On Thursday, May 7, I had my 32 week prenatal appointment with my OB. Everything looked perfect. I was feeling really good- walking 3 miles most days, doing yoga, eating well, and feeling like I had a very solid team for my birth and good communication happening between my doctor and me. I was ready to take on these last weeks of pregnancy and go for my VBA2C.
The next day, I started to feel some Braxton Hicks contractions that seemed a little sharper than usual. I also noticed that the baby seemed a tiny bit less active than usual- still kicking but somehow not as often or strong. It was nothing, I told myself. I had just been to the doctor and been tested- I was fine. Just one of those “off days.” Still, I called Mike and asked him to come home a little early and pick up a cold orange juice for me on the way. I drank the 16oz of ice cold OJ he brought me, and lay down on the couch for the rest of the afternoon, calmed by my baby’s kicking in response to the sugary cool drink and the fact that my contractions subsided and disappeared.
That weekend was Mother’s Day, and all weekend I just felt off, even though I couldn’t put my finger on it. We enjoyed the weekend, though, including a two mile hike to a small beach at a local lake for a picnic, and a half mile walk to church, pulling our little red wagon behind us with the kids in it. I remember Mike and I dreaming about the new baby- would it be a boy or girl? Would he or she look like Olivia or Malachi or be TOTALLY different? “What if we have a little redheaded girl?” Mike wondered aloud. That would be almost too perfect we both decided.
Monday morning the Braxton Hicks, which were pretty much a constant in my life at that point, intensified. I took Malachi to an occupational therapy appointment and then both kids to the library and a quick walk up the road from the library to Mike’s office. At one point, Malachi was having a meltdown and I was carrying him screaming down the sidewalk with my big pregnant belly, contracting every 20 minutes or so, and I remember thinking, “I can’t do this. I CANNOT DO THIS for 8 more weeks.” I went home and laid on the couch with a tall glass of water and cried- how would I manage two kids for another two months and I couldn’t even make it through a simple morning out??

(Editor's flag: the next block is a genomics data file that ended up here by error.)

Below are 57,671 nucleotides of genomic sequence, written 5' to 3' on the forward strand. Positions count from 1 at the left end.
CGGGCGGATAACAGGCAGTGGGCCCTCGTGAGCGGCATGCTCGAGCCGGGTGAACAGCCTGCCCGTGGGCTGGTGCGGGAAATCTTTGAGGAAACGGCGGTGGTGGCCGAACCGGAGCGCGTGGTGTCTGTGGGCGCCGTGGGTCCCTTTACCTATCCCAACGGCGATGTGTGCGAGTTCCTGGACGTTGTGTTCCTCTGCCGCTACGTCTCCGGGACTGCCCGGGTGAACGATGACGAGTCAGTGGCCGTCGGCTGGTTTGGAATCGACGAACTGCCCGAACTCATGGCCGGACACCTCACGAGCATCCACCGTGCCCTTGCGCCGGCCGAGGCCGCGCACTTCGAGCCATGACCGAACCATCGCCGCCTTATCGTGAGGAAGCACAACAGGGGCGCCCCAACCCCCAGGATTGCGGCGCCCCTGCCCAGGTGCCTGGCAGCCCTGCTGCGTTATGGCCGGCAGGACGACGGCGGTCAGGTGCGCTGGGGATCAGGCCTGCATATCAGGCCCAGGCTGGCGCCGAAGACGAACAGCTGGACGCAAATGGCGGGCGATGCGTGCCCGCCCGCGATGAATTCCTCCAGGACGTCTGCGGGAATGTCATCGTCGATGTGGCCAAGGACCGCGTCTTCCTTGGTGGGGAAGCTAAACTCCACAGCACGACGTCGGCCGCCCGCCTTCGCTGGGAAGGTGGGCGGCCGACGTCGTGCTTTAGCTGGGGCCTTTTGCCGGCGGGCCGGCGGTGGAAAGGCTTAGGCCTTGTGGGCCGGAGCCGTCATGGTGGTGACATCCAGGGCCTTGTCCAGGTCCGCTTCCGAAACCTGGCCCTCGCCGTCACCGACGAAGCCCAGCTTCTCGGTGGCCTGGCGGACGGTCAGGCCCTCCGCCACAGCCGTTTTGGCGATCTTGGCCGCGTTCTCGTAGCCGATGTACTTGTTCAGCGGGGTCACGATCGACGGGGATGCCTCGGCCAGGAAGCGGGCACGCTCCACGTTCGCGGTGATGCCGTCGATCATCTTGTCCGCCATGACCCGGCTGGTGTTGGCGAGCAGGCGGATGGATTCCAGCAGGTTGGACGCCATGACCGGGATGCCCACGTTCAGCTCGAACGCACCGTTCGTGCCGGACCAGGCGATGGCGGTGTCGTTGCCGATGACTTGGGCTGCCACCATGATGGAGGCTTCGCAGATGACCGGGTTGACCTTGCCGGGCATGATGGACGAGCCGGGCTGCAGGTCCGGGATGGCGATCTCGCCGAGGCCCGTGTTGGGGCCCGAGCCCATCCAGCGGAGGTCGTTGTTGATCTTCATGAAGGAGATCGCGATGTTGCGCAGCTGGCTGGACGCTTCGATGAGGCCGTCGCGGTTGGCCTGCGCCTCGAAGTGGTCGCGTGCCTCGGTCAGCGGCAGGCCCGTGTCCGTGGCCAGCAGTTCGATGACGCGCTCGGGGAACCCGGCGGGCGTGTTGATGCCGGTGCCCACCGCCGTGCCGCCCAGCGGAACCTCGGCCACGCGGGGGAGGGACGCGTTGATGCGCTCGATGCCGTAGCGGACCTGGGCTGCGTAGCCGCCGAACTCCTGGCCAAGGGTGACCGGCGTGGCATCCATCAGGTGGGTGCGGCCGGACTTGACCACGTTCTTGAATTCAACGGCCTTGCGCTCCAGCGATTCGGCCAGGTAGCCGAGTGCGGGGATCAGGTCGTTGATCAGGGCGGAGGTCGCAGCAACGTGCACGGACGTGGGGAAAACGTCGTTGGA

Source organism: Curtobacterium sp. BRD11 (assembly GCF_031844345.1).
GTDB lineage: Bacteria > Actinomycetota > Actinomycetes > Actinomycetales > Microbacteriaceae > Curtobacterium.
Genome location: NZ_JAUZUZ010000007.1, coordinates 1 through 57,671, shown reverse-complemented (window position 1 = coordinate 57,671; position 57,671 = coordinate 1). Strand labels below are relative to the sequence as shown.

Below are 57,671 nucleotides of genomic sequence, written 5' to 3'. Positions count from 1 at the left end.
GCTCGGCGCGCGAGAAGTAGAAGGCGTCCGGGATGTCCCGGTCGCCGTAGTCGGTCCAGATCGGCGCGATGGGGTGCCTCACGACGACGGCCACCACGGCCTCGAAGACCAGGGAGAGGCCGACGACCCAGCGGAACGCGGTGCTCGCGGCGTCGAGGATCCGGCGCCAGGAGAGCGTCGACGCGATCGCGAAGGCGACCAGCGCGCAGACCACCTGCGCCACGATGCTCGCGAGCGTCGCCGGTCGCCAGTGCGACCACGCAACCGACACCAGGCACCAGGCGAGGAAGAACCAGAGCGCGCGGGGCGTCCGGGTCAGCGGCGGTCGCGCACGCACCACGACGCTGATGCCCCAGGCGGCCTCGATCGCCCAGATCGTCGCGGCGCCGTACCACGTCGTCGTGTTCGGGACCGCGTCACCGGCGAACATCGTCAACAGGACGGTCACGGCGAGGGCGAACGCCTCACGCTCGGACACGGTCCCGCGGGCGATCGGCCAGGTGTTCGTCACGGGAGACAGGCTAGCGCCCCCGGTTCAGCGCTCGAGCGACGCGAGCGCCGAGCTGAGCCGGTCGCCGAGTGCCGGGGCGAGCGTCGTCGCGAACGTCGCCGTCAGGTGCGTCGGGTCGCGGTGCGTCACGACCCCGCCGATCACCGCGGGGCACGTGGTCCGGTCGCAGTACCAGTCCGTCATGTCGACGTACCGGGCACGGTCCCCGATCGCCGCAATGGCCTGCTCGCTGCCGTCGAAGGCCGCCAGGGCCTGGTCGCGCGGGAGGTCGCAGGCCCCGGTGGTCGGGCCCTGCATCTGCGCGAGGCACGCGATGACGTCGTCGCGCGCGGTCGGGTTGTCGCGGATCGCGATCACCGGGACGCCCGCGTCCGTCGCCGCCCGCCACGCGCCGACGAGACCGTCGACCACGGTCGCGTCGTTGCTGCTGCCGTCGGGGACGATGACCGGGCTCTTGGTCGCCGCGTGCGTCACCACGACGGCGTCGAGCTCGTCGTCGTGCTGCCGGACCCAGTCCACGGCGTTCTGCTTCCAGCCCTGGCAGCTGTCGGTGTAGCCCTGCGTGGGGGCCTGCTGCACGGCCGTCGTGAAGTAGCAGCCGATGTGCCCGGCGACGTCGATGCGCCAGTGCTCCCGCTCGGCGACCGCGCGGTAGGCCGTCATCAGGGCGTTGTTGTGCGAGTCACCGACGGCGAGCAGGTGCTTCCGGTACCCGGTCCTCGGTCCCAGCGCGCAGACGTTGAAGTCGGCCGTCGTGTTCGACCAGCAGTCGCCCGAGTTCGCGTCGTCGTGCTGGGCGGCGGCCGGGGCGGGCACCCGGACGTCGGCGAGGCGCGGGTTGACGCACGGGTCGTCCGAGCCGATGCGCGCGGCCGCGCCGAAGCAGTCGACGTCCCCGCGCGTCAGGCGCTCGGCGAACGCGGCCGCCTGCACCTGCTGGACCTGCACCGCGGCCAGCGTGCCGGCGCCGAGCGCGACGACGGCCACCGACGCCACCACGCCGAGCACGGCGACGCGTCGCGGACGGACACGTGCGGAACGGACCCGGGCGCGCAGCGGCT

That afternoon the contractions got to the point where I was starting to time them and get a little bit concerned as they also felt sharp. I also felt like the baby felt lethargic. I probably should have called my OB at this point, but I felt like I didn’t want to be “that mom” who panics, and decided to try a few things first and then call if nothing changed within the hour. I put the kids in survival mode- on the iPads- and laid down with a big glass of ice water in bed to count kicks (I got 10 within the first minute), and hope the rest and water would calm my uterus down after a busy morning of walking. It worked, and the contractions spaced back out from every 10 minutes to 1-2 per hour, and were no longer sharp.